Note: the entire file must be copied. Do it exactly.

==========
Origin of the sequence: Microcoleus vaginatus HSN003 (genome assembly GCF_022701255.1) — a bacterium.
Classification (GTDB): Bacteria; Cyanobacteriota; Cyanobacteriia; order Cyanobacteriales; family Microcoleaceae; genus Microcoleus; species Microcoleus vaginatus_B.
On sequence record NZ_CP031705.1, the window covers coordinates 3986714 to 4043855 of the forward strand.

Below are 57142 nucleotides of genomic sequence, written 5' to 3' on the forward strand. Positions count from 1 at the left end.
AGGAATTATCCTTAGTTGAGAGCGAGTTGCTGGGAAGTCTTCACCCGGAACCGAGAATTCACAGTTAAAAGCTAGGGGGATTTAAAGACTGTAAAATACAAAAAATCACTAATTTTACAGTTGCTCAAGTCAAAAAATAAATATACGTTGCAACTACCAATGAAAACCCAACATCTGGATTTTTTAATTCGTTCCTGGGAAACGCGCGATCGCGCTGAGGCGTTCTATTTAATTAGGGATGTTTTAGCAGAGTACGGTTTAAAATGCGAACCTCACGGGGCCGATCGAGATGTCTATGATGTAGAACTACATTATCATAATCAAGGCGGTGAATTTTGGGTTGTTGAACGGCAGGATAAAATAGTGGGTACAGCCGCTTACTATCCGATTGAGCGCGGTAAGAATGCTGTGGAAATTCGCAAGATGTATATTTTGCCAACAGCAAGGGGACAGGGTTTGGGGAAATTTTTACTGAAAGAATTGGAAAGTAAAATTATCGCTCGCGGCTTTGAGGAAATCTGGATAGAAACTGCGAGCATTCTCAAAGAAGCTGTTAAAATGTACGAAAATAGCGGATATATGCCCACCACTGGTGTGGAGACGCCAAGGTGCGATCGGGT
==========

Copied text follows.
Origin of the sequence: Microcoleus vaginatus HSN003 (genome assembly GCF_022701255.1) — a bacterium.
Classification (GTDB): Bacteria; Cyanobacteriota; Cyanobacteriia; order Cyanobacteriales; family Microcoleaceae; genus Microcoleus; species Microcoleus vaginatus_B.
On sequence record NZ_CP031705.1, the window covers coordinates 3986714 to 4043855 of the forward strand.

Below are 57142 nucleotides of genomic sequence, written 5' to 3' on the forward strand. Positions count from 1 at the left end.
AGGAATTATCCTTAGTTGAGAGCGAGTTGCTGGGAAGTCTTCACCCGGAACCGAGAATTCACAGTTAAAAGCTAGGGGGATTTAAAGACTGTAAAATACAAAAAATCACTAATTTTACAGTTGCTCAAGTCAAAAAATAAATATACGTTGCAACTACCAATGAAAACCCAACATCTGGATTTTTTAATTCGTTCCTGGGAAACGCGCGATCGCGCTGAGGCGTTCTATTTAATTAGGGATGTTTTAGCAGAGTACGGTTTAAAATGCGAACCTCACGGGGCCGATCGAGATGTCTATGATGTAGAACTACATTATCATAATCAAGGCGGTGAATTTTGGGTTGTTGAACGGCAGGATAAAATAGTGGGTACAGCCGCTTACTATCCGATTGAGCGCGGTAAGAATGCTGTGGAAATTCGCAAGATGTATATTTTGCCAACAGCAAGGGGACAGGGTTTGGGGAAATTTTTACTGAAAGAATTGGAAAGTAAAATTATCGCTCGCGGCTTTGAGGAAATCTGGATAGAAACTGCGAGCATTCTCAAAGAAGCTGTTAAAATGTACGAAAATAGCGGATATATGCCCACCACTGGTGTGGAGACGCCAAGGTGCGATCGGGT